unions have more influence over the public schools than
any other group in American society. They influence
schools from the bottom up, through collective bargaining
activities that shape virtually every aspect of school
organization. And they influence schools from the top
down, through political activities that shape government
policy. They are the 800-pound gorillas of public
education. Yet the American public is largely unaware of
how influential they areand how much they impede
efforts to improve public schools.
To appreciate why this is so, consider the parallel to business firms. No one claims that these organizations are in business to promote the public interest. They are in business to make money, and this is the fundamental interest that drives their behavior. Thus, economists and policy makers fully expect firms to pollute the water and air when polluting is less costly (and more profitable) than not pollutingand that is why we have laws against pollution. The problem is not that firms are out to destroy the environment. The problem is simply that their interests are not identical to the public interest, and the two inevitably come into conflict.
Teachers unions have to be understood in much the same way. Their behavior is driven by fundamental interests too, except that their interests have to do with the jobs, working conditions, and material well-being of teachers. When unions negotiate with school boards, these are the interests they pursue, not those of the children who are supposed to be getting educated.
The resulting contracts often run to more than 100 pages, and are filled with provisions for higher wages, fantastic health benefits and retirement packages, generous time off, total job security, teacher transfer and assignment rights, restrictions on how teachers can be evaluated, restrictions on nonclassroom duties, and countless other rules that shackle the discretion of administrators. These contracts make the schools costly to run, heavily bureaucratic, and extremely difficult for administrators to manage. They also ensure that even the most incompetent teachers are virtually impossible to remove from the classroom. The organization of schools, as a result, is not even remotely the kind of organization one would design if the best interests of children were the guiding criterion.
Exactly the same can be said about the design of government education policy, which is tilted toward teacher interests through the unions exercise of political power. The sources of their power are not difficult to discern. With three million members, they control huge amounts of money that can be handed out in campaign contributions. More important, they have members in every political district in the country, and can field armies of activists who make phone calls, ring doorbells and do whatever else is necessary to elect friends and defeat enemies. No other interest group in the country can match their political arsenal. It is not surprising, then, that politicians at all levels of government are acutely sensitive to what the teachers unions want. This is especially true of Democrats, most of whom are their reliable allies.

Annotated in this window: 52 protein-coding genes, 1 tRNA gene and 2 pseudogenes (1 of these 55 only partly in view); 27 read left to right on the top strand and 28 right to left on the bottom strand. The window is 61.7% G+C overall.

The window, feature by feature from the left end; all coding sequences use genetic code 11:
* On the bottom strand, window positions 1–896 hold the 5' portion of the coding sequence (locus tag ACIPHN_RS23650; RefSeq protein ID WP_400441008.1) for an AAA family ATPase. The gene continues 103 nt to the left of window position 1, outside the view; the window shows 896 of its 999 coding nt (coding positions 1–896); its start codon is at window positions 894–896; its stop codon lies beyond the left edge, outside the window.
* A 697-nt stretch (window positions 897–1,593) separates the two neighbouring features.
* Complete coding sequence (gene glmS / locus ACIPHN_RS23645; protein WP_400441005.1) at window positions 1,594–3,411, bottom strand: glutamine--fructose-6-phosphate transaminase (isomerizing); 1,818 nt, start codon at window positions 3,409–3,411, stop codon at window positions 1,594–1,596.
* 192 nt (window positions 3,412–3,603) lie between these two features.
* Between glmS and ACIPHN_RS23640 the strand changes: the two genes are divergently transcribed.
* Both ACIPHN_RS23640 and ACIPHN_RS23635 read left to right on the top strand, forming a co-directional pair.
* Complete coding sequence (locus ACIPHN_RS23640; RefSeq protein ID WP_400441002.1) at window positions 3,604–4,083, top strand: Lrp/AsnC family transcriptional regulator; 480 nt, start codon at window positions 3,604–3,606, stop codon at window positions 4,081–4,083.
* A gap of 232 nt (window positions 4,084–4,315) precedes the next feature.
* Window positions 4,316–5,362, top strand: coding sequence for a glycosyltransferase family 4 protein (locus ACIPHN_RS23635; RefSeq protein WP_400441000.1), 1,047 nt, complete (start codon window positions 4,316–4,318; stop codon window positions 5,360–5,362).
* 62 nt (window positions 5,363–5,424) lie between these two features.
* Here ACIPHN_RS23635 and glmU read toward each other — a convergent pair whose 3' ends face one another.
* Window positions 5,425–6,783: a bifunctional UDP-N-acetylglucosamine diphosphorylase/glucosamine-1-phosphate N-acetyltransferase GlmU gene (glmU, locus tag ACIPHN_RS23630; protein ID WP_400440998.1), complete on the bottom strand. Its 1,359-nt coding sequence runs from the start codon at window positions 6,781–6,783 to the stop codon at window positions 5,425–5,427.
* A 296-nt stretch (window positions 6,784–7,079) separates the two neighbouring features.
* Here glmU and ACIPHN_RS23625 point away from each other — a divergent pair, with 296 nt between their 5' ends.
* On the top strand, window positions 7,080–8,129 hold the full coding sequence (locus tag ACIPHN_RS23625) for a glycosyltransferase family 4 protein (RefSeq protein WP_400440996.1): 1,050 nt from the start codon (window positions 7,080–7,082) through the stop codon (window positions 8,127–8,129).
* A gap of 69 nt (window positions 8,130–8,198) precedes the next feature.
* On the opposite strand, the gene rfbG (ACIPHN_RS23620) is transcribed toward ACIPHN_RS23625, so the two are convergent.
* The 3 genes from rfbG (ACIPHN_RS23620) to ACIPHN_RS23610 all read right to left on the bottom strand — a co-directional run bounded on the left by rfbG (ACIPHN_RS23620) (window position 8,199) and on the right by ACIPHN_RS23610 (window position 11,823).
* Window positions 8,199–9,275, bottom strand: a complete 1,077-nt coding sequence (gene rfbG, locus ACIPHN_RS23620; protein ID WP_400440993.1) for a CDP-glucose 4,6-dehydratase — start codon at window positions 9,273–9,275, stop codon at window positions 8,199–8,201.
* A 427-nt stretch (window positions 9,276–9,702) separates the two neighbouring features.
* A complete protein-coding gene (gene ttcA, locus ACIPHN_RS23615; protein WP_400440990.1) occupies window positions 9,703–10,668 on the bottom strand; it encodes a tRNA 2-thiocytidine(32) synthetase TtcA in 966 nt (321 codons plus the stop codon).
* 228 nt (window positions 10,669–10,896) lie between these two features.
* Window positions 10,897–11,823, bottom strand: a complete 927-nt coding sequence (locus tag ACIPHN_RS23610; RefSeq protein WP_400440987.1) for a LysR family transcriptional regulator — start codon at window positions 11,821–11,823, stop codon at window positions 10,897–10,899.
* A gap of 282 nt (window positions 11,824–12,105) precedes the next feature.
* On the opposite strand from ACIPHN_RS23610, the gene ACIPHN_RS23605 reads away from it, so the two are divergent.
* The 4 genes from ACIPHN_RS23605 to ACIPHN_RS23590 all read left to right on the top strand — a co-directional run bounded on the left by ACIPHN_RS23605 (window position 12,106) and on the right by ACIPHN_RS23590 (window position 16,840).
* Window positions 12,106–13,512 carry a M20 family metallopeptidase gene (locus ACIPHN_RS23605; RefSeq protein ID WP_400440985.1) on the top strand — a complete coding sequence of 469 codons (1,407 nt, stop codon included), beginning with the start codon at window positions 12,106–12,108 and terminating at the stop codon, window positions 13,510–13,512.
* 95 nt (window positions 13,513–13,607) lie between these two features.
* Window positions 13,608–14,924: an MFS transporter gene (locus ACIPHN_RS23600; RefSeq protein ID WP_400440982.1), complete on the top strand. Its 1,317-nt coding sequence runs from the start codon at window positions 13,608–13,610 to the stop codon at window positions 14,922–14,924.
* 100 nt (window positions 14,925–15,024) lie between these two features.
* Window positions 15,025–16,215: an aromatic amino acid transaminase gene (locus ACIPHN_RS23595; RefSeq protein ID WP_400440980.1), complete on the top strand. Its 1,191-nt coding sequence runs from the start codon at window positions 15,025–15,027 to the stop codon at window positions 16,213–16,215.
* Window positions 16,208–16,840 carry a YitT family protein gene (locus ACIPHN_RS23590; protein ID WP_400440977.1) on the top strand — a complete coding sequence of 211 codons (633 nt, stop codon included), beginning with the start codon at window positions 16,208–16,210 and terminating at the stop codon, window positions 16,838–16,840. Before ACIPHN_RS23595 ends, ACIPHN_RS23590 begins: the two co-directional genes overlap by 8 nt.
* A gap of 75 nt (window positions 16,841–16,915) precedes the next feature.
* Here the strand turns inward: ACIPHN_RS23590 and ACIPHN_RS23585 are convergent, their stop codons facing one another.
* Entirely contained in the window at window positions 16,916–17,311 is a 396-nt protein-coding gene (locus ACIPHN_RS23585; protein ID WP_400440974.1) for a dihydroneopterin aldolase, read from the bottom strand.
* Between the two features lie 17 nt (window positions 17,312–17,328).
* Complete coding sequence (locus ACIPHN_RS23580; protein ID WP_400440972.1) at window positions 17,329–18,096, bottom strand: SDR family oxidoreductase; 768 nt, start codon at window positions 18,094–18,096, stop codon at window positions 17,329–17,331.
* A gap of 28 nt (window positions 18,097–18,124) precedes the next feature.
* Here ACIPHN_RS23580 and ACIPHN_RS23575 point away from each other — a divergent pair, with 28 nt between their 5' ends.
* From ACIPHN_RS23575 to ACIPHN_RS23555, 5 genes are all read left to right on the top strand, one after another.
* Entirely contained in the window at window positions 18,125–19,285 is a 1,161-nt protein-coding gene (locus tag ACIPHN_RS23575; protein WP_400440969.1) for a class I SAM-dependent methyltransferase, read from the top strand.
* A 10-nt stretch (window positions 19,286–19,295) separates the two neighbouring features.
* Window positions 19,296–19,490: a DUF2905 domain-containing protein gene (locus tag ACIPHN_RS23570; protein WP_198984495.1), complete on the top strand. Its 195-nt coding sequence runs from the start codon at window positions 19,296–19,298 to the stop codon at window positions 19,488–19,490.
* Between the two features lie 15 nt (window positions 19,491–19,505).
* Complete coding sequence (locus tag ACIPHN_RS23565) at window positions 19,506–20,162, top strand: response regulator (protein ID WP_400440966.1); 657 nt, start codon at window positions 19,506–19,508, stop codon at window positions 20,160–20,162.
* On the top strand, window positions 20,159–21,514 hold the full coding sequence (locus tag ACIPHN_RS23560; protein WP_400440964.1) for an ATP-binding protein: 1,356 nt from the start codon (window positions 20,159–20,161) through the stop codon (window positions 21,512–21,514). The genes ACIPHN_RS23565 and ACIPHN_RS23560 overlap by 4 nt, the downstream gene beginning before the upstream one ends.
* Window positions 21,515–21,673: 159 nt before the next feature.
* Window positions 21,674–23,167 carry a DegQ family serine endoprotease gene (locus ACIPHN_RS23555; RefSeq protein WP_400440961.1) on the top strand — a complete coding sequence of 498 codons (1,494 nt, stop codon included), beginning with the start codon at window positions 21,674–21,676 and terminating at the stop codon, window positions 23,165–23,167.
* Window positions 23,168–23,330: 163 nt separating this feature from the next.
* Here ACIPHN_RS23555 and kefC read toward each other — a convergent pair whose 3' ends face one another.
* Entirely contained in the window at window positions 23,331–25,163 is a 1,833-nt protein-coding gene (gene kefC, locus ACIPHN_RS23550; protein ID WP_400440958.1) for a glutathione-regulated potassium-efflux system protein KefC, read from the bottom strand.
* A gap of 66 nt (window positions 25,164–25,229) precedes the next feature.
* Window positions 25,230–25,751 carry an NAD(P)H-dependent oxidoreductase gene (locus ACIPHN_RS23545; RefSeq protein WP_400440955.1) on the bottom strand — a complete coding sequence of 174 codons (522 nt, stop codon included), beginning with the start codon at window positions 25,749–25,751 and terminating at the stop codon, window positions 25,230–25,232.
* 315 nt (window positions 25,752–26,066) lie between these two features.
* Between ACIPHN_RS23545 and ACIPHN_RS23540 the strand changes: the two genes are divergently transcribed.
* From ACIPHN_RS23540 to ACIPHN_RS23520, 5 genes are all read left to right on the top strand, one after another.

When the teachers unions want government to act, the reforms they demand are invariably in their own interests: more spending, higher salaries, smaller classes, more professional development, and so on. There is no evidence that any of these is an important determinant of student learning. What the unions want above all else, however, is to block reforms that seriously threaten their interestsand these reforms, not coincidentally, are attempts to bring about fundamental changes in the system that would significantly improve student learning.
The unions are opposed to No Child Left Behind, for example, and indeed to all serious forms of school accountability, because they do not want teachers jobs or pay to depend on their performance. They are opposed to school choicecharter schools and vouchersbecause they dont want students or money to leave any of the schools where their members work. They are opposed to the systematic testing of veteran teachers for competence in their subjects, because they know that some portion would fail and lose their jobs. And so it goes. If the unions cant kill these threatening reforms outright, they work behind the scenes to make them as ineffective as possibleresulting in accountability systems with no teeth, choice systems with little choice, and tests that anyone can pass.
If we really want to improve schools, something has to be done about the teachers unions. The idea that an enlightened reform unionism will somehow emerge that voluntarily puts the interests of children firstan idea in vogue among union apologistsis nothing more than a pipe dream. The unions are what they are. They have fundamental, job-related interests that are very real, and are the raison dÍtre of their organizations. These interests drive their behavior, and this is not going to change. Ever.
teachers unions wont voluntarily give up their
power, then it has to be taken away from themthrough
new laws that, among other things, drastically limit (or
prohibit) collective bargaining in public education, link
teachers pay to their performance, make it easy to
get rid of mediocre teachers, give administrators control
over the assignment of teachers to schools and
classrooms, and prohibit unions from spending a members
dues on political activities unless that member gives
explicit prior consent.
(c) 2005 Wall Street Journal, reprinted
with permission from the WSJ and Terry Moe. Mr. Moe, a
senior fellow at the Hoover Institution, a member of the
Koret Task Force on K-12 Education, and a professor of
political science at Stanford, is the winner of this years
Thomas B. Fordham Prize for distinguished scholarship in
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